In fact, most people have gone from 12 oz cans, to 16 oz cans, to 24 oz bottles, to liters and two liters. In fact, there’s been a growing number of soft drinks that now produce liter bottles. When I was growing up, this particular size was unheard of in America. The only place I recall soda being sold by the single liter was in Latin American countries. In Chile, my mother’s country, I remember stores selling soda by the liter, in glass bottles. A liter would be consumed by a family of four or five over dinner. Soda wasn’t something that was consumed en masse, not because of its price, but because it rotted teeth, had no real nutritional value, and families, quite frankly, didn’t want their loved ones getting hooked on the stuff. It was something cool to drink, but very sparingly. In today’s America, I think the liter bottle will soon replace the 20oz and 24 oz bottles for drinkers who want more sugar and more caffeine, without forking out the money to pay for energy drinks. The reality is, more and more people will start downing liter bottles.

The fact is “dependence on caffeine [occurs] in as few as 3 days of use and from doses as low as 100 mg per day, which is the equivalent of an 8-ounce coffee.” As you may recall, the national average is three cups of coffee per day, so the dependence factor is there almost from the get go. The more you drink on average, however, suggests the more you’ll need in time, just to function. As more caffeine is added to products, the average only continues to increase. On the flip side, reducing the amount of caffeine intake, may bring about nasty withdrawals. Much like with sugar withdrawals, the body’s response to caffeine withdrawal or reduction, may cause headaches to irritability to mood swings. Once again, caffeine is a drug, it’s a medication, with very real psychoactive properties. In fact, Caffeine withdrawal is now recognized as a disorder in the DSM-5, the manual used by most clinicians for the diagnosis of mental disorders.” (5)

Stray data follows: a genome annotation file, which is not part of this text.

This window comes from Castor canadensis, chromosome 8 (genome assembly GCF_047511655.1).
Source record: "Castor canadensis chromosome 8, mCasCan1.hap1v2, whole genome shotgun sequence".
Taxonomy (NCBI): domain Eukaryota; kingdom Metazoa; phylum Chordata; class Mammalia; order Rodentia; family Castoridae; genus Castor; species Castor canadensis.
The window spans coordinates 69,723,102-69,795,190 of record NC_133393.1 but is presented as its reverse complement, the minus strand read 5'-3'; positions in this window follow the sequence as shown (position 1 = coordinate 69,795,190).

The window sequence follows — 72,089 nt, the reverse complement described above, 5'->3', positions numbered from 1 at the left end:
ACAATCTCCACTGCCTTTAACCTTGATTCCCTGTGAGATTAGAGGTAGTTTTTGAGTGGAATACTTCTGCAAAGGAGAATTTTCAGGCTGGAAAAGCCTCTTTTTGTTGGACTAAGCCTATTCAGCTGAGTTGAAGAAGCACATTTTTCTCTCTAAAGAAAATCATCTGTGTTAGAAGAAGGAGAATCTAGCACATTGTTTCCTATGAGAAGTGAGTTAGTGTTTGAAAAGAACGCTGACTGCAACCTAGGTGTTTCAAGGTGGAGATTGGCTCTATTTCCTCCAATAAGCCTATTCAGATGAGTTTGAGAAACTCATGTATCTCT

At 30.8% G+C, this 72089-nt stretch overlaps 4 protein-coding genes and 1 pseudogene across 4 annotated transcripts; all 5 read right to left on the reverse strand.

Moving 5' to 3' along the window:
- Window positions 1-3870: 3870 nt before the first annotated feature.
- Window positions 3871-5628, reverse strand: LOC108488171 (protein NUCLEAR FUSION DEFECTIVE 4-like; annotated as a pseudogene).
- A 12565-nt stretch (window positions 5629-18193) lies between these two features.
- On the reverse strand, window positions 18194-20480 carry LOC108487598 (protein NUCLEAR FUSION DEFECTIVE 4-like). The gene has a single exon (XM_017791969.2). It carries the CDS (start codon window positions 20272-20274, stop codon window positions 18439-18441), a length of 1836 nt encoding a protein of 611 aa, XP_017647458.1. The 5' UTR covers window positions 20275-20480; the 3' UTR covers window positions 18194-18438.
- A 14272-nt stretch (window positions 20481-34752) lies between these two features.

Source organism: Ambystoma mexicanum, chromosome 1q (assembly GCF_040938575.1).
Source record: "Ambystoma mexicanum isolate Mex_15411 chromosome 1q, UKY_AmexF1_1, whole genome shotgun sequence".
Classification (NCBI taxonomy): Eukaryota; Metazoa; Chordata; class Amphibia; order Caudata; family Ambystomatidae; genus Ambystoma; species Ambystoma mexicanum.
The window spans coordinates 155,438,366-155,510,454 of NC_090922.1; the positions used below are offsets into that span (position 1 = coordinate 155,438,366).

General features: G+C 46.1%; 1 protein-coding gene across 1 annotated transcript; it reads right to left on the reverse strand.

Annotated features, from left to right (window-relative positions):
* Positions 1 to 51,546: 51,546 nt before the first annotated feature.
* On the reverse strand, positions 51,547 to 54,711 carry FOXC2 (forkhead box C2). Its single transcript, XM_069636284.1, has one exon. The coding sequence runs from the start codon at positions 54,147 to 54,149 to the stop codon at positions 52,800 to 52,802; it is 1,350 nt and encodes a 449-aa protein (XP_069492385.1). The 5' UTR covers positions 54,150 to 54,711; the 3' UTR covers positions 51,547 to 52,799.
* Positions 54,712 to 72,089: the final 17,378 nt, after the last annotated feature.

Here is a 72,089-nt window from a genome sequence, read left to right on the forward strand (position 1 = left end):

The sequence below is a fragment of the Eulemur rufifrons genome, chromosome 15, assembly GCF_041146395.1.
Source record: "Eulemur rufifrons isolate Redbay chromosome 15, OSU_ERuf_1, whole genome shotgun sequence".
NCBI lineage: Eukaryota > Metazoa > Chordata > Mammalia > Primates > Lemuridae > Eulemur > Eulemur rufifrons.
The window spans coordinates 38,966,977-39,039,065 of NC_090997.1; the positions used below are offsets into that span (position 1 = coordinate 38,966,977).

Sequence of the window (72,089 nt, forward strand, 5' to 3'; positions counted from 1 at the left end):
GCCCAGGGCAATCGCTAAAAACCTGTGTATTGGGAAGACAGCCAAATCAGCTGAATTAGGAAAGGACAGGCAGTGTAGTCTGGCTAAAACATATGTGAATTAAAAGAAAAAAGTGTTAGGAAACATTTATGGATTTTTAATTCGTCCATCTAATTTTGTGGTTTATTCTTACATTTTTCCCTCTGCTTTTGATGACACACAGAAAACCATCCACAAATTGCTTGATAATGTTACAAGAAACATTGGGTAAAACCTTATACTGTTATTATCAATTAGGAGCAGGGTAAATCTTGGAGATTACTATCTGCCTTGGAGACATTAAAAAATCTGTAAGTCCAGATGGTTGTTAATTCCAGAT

Moving away from mainstream coffees and teas, we are presented with energy drinks. The first to market was Red Bull. The typical 8oz can, packed 80 milligrams of caffeine. All in all, whether drinking the sugar or sugar-free options, this amounted to a normal cup of coffee, but in time, competitors would surface. Companies like Monster, Rockstar, and others would initially push 16oz sugar and sugar-free selections at 160 milligrams per unit. While their cans listed two servings per unit, the idea of opening a can and having just one serving, while leaving the other serving to go flat and be consumed at a later date, was not only absurd, it was unrealistic. From here, beverage giants in this segment moved up to 240 milligrams per unit, then to 300 mg per unit, with companies like Bang! Energy, Reign, and Rockstar Xdurance. Some energy drinks, in the standard 16oz size, now boast of upwards of 340 mg of caffeine per unit. Where will it end?

In fact, some pre-workout powders far exceed these numbers, especially as athletes double and triple dose their intake. Some do it for the cameras, others because they deem it hardcore, but the sad reality, however, is that some, simply, don’t have a choice in the matter. They have to double and triple scoop their doses because they are that addicted to the drug. If they don’t get their fix, it can ruin their entire day.

What’s your take on the growing surge of caffeine in everyday products? I, personally, I think it’s becoming a major problem and that’s why I penned this article. I look forward to reading your feedback in the comments.

References:
1. https://eachnight.com/sleep/how-much-caffeine-is-in-a-cup-of-coffee/
2. https://www.thechocolatestore.com/candy-facts
3. https://www.healthline.com/health/does-chocolate-have-caffeine#Theobromine-and-your-energy-levels
4. https://www.healthline.com/nutrition/caffeine-tolerance#how-to-overcome-it
5. https://www.verywellmind.com/what-to-expect-from-caffeine-withdrawal-21844